Blood Journal
Leading the way in experimental and clinical research in hematology

Stealth gene therapy

  1. Brian D. Brown1

In this issue of Blood, Martino et al1 report on a novel adeno-associated viral (AAV) vector, which overcomes one of the last remaining impediments for liver gene therapy, the anticapsid immune response.

Just over 7 years ago, the first successful gene therapy for hemophilia appeared to be at hand, until an unexpected immune response against the vector capsid led to clearance of corrected liver cells and a loss of the replacement factor IX gene.2 Since that trial, much has been learned, and in 2011, it was reported that intravenous injection of an AAV8 vector encoding factor IX was able to achieve sustained factor IX expression in 6 individuals with hemophilia B.3 This stunning achievement, long-lasting correction of a genetic disease from a single drug injection, is nearly unprecedented in medicine and will likely change the course of hemophilia therapy.4 However, although the trial was largely successful, the anticapsid immune response did occur at the most corrective vector dose, and transient immunosuppression with prednisolone was used to prevent the immune system from eliminating hepatocytes harboring the replacement factor IX gene. Thus, improved strategies are still needed to circumvent the anticapsid immune response before AAV can become an off-the-shelf drug for hemophilia B. In Martino et al, High, Herzog, Mingozzi, and colleagues, who pioneered the use of AAV for hemophilia gene therapy,2,5,6 describe an innovative modification to the AAV capsid that demonstrates the potential to avoid immune-mediated clearance.

One of the challenges of studying the anti-AAV capsid response has been the lack of experimental systems that model the outcome in humans. More than a decade of AAV research in rodents and dogs failed to elicit the anticapsid response that was ultimately observed in humans. Thus, before testing whether they could generate an AAV that would evade the anticapsid response, Martino et al developed a model that would mimic the response in humans. To do this, they immunized mice with a known immune epitope from the AAV2 capsid, isolated CD8+ T cells, and expanded them ex vivo by repeat stimulation with the antigen. This established a pool of CD8+ T cells with specificity against the AAV capsid. When these anticapsid T cells were transferred into mice that were injected 24 hours prior with an AAV2 vector expressing factor IX, they killed the hepatocytes harboring the vector, and this resulted in diminished factor IX expression and an elevation in transaminases in the serum. This was similar to the outcome observed in the earlier human trial of AAV2 and in 1 of the patients in the recent AAV8 trial.2,3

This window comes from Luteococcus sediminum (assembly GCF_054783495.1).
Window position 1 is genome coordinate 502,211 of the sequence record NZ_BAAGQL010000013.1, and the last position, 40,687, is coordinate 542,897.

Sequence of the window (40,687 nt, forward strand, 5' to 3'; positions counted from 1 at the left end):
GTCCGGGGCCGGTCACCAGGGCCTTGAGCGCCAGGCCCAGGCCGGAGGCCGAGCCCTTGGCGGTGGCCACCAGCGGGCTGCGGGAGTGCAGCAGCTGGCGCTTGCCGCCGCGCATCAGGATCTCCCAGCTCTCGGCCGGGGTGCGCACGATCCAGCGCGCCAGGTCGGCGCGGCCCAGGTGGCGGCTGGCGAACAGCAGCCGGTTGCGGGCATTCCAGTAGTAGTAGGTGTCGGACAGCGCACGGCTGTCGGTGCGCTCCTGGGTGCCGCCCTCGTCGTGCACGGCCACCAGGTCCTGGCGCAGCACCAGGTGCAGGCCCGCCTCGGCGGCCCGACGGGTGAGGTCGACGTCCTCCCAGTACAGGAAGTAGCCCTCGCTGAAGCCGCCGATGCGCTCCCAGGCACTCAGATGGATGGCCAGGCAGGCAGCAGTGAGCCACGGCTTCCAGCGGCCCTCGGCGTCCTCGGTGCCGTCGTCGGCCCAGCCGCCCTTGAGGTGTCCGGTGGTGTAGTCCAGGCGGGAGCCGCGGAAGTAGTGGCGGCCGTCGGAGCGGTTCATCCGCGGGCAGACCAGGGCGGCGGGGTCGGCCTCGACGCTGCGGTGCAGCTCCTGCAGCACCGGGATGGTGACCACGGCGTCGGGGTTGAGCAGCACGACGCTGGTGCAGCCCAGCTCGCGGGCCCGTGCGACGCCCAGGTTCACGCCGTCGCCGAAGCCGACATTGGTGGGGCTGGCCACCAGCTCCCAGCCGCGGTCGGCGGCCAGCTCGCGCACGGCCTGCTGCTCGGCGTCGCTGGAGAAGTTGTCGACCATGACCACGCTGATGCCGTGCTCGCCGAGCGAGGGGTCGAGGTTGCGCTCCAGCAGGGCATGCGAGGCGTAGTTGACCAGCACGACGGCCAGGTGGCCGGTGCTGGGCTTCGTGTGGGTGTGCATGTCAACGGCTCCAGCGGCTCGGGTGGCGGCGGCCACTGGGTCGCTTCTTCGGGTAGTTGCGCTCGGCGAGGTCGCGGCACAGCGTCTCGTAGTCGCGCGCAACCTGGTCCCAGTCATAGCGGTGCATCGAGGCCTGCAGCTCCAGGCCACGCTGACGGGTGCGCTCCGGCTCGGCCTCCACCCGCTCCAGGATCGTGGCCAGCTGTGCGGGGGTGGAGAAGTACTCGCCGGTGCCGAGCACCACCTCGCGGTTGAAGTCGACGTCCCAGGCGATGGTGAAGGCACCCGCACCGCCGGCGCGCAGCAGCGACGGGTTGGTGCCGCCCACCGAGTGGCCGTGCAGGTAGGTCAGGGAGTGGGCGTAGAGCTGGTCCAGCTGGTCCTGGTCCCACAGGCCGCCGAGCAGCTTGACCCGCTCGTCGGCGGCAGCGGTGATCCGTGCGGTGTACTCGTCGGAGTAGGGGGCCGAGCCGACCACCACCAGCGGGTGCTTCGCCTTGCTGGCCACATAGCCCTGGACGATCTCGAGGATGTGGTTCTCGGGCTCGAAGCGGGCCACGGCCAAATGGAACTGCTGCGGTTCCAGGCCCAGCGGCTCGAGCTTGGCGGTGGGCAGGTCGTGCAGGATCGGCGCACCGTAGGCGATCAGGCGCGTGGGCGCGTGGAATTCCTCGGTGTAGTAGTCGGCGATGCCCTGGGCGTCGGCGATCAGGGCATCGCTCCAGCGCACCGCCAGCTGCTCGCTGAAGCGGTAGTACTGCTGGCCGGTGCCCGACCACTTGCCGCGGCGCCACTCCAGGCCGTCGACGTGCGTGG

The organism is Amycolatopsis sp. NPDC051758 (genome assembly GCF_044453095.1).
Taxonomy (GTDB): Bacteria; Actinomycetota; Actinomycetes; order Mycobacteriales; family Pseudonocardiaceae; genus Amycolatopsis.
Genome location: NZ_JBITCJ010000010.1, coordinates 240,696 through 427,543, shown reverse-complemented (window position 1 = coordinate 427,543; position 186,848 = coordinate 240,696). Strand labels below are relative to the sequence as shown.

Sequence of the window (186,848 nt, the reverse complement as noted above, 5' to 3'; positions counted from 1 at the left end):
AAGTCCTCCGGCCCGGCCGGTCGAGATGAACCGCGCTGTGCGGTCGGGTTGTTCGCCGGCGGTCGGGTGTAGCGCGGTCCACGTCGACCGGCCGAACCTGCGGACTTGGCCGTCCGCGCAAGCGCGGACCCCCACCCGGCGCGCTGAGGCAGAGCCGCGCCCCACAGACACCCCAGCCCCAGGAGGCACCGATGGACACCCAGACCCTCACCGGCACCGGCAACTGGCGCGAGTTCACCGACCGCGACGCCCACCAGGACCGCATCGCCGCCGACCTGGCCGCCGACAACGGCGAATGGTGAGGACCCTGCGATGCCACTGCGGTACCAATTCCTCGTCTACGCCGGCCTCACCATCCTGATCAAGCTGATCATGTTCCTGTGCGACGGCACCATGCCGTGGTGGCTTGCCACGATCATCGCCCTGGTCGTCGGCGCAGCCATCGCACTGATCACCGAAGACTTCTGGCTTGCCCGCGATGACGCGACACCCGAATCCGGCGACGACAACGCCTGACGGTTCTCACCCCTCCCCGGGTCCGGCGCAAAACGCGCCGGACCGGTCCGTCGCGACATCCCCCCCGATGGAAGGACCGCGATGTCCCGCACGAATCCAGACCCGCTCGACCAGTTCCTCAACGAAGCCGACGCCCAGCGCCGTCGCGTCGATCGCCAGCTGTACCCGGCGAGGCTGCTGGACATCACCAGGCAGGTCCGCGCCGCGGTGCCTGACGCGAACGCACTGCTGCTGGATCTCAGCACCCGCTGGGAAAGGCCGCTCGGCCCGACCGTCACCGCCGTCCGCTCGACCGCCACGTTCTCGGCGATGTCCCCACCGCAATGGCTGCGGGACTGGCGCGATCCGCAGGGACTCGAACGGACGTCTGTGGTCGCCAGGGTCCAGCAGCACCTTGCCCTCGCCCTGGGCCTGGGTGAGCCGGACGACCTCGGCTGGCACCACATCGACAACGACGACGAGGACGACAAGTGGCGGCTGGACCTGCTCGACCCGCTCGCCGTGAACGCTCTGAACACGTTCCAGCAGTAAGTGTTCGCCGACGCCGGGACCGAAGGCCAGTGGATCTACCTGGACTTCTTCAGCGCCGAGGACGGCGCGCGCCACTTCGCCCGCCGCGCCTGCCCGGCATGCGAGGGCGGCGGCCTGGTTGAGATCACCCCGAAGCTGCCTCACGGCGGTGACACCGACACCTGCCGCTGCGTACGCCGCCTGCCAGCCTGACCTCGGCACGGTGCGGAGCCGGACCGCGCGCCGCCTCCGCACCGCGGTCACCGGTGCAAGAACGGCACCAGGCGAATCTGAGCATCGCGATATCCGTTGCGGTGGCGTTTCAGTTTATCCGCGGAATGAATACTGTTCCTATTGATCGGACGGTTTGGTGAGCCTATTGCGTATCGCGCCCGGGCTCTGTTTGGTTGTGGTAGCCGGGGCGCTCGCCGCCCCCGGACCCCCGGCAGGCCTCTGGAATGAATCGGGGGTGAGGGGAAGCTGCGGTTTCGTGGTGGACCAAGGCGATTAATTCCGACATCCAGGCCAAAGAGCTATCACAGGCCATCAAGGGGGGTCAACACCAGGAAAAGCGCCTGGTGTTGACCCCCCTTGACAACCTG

With a suitable model established for studying the anticapsid response, the authors evaluated the immune evasive potential of a novel AAV2 vector variant they previously generated,7 which harbors mutations in 3 different tyrosine residues that are normally exposed on the vector’s surface. In contrast to what was observed with the wild-type AAV2 vector, when they transferred anticapsid CD8+ T cells into mice injected with the AAV2 variant vector, there was no transaminitis, and factor IX expression was similar to the levels in mice that did not receive the anticapsid T cells. This is a promising achievement because it was performed in a system that models some of the hallmarks of the patients’ response to therapy. It is important to note that the anticapsid response that occurred in patients was subdued by transient immunosuppression.3 A therapy that does not require any immune modulation would obviously be preferable, but clinical adoption of their AAV2 variant will initially be warranted mostly in patients where immunosuppression is contraindicated. It also remains to be determined whether the tyrosine mutations can be introduced into the capsids of other AAV vector serotypes and improve immune evasion without impacting the efficiency of gene transfer.

The success of Nathwani et al in using gene therapy to establish long-term expression of factor IX in patients with hemophilia B is among a string of recent successes in human gene therapy, which have restored vision to the sightless and released immunodeficient patients from isolation.8-10 There are still obstacles for gene therapy before it will become a routine treatment, but studies such as that by Martino et al are an excellent example of how bench to bedside and back to bench can help to overcome these obstacles.


  • Conflict-of-interest disclosure: The author declares no competing financial interests.